Research team lands “best pitch” at Stanford’s VR Brainstorm Lab
An SFU research team studying how Virtual Reality (VR) can help people recover from addiction presented the judges’ grand prize at Stanford University’s Brainstorm VR/AR Innovation Lab competition over the weekend.
Professors Faranak Farzan, Sylvain Moreno and Diane Gromala from SFU Surrey have combined their expertise across the disciplines of engineering, neuroscience, wearable technology, and health technology innovations to address the issue of addiction recovery.
They were among six teams invited to pitch at the Shark-Tank-like event after being shortlisted from more than 30 entries. They were awarded the grand prize, as voted by judges from diverse backgrounds encompassing medicine, business and technology innovation.
Stanford, recently named for the third year the world’s most innovative university (by United Press International), held the competition as part of its annual Innovations in Psychiatry and Behavioral Health conference, on the theme of Virtual Reality and Behavior Change. The event focused on how virtual and augmented reality technologies are transforming lives, and this year focused on possibilities in mental health care.
Gromala is director of SFU’s Pain Studies lab and Canada Research Chair in Computational Technologies for Transforming Pain. Moreno is director of SFU’s Digital Health Hub and leads innovation in several national initiatives. Farzan is the inaugural Chair in Technology Innovations for Youth Addiction Recovery and Mental Health.
Together they hope to design a VR-based program that can assess participants' progress in overcoming addiction.
Still in the early stages of research, the team is investigating whether bio- and neuro- sensors connected to a VR system could transform the system into an assessment tool for determining triggers and the potential for relapse.
The project is being implemented at John Volken Academy in Surrey. The academy offers a two-year residential program for young people aged 18-35. A key issue is that they later can find themselves facing environments that may trigger addictive behavior or relapse.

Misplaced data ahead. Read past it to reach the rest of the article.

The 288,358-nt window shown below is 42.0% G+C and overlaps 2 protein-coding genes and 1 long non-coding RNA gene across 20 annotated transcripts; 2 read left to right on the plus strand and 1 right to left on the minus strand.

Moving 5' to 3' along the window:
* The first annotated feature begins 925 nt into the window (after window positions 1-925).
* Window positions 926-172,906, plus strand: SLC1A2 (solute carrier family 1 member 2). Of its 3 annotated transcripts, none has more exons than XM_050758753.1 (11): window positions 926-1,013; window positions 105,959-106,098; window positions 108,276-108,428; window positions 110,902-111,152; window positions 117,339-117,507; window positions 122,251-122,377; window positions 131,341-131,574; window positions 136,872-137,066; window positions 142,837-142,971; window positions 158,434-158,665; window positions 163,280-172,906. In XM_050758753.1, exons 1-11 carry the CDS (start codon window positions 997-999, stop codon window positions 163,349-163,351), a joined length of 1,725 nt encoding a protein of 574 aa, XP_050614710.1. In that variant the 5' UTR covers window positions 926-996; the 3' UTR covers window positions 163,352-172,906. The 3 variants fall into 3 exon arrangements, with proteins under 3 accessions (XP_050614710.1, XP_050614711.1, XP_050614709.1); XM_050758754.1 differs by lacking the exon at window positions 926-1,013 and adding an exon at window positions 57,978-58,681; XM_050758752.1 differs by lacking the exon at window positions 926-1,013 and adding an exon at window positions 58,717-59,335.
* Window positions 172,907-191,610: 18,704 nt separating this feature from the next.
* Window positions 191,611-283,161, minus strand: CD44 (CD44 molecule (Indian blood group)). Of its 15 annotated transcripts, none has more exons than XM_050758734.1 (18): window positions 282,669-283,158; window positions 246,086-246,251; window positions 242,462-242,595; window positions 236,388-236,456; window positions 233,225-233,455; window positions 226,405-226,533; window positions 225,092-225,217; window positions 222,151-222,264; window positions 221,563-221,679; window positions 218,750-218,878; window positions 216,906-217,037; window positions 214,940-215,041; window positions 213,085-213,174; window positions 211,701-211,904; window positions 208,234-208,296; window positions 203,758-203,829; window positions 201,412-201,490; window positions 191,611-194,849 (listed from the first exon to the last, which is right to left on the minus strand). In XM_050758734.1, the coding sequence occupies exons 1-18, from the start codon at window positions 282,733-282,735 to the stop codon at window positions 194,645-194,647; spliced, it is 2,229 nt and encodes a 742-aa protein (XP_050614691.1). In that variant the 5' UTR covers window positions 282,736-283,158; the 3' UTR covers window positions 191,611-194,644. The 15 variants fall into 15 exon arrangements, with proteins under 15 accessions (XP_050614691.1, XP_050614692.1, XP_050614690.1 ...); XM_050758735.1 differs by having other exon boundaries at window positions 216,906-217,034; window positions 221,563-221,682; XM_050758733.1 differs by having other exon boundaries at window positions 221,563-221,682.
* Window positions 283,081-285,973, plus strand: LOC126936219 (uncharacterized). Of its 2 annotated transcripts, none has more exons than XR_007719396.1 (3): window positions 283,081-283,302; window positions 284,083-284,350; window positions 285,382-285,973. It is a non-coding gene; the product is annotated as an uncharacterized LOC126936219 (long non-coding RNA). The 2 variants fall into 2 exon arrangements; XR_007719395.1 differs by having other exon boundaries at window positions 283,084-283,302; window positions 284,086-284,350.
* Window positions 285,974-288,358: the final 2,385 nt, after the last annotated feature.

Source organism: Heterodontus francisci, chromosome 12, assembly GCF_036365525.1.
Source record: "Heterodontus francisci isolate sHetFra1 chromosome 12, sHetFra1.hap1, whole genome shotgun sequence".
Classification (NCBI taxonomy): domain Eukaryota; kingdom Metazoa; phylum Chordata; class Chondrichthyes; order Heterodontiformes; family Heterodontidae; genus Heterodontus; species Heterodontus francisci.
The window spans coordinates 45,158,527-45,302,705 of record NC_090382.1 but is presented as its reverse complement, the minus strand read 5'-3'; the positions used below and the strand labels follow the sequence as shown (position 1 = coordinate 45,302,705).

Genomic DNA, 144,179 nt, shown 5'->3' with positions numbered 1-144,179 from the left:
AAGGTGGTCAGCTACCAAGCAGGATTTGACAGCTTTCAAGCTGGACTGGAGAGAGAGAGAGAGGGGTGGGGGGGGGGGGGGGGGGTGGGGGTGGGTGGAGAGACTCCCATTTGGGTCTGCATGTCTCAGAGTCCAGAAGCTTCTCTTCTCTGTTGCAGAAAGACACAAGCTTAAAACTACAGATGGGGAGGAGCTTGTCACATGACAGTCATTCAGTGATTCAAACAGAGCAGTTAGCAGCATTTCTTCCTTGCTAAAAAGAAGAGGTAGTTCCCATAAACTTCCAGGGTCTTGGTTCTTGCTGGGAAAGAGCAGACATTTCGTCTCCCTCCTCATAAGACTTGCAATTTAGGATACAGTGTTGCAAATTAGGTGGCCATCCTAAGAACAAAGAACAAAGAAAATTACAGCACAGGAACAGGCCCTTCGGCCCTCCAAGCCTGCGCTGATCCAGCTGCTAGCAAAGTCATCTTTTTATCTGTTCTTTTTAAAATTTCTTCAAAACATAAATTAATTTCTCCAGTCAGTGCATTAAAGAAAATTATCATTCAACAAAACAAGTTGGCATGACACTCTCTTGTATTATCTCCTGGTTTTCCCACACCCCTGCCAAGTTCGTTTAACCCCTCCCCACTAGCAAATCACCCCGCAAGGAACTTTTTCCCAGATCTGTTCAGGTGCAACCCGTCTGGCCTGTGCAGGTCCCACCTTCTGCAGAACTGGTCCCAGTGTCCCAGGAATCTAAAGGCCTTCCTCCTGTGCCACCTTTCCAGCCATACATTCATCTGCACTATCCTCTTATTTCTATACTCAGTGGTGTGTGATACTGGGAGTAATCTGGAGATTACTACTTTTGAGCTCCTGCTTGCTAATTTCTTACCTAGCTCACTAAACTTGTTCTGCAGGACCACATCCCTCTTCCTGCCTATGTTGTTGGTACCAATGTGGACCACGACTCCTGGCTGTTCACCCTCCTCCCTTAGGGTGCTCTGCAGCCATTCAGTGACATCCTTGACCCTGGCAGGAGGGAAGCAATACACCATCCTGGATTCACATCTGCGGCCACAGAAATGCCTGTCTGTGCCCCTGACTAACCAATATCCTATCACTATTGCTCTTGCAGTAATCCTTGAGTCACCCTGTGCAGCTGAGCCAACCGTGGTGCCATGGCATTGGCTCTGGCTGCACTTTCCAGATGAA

The researchers also hope to see if such a system may have a role in intervening, by helping patients prepare to confront triggers. In each case the VR would help researchers better understand how the brain works when patients are in a vulnerable state.
“It makes sense to create an assessment to see how they are doing, and to see how they might react if we expose them to a scenario that would have previously made them vulnerable,” says Farzan, who is leading the project as part of her involvement with the City of Surrey’s Youth Mental Health Initiative.
Gromala, a pioneer in the use of VR for chronic pain management, adds: “We know that VR is an exceptional tool for treating many kinds of psychological disorders, from phobias to post-traumatic stress disorder (PTSD). Recent advances in neuroscience means we can create even more effective VR systems that may help with our current opioid crisis.”
SFU’s School of Interactive Arts and Technology had one of the largest contingents of researchers featuring VR projects at the Stanford event; among them, SIAT professors Steve DiPaola, Bernhard Riecke and Chris Shaw, graduate students Alex Kitson, Denise Quesnel and Ozge Yalcin and undergrads Henry Lo and Kathryn Cruz.
The collaboration between SIAT’s Gromala and Moreno, and Farzan, a professor in the School of Mechatronic Systems Engineering, highlights the collaborative nature of the Surrey campus, says Steve Dooley, campus executive director.
He says: “We’re all proud of the success this team has garnered, and how their work and passion exemplifies how we collaborate and innovate here at the Surrey campus.”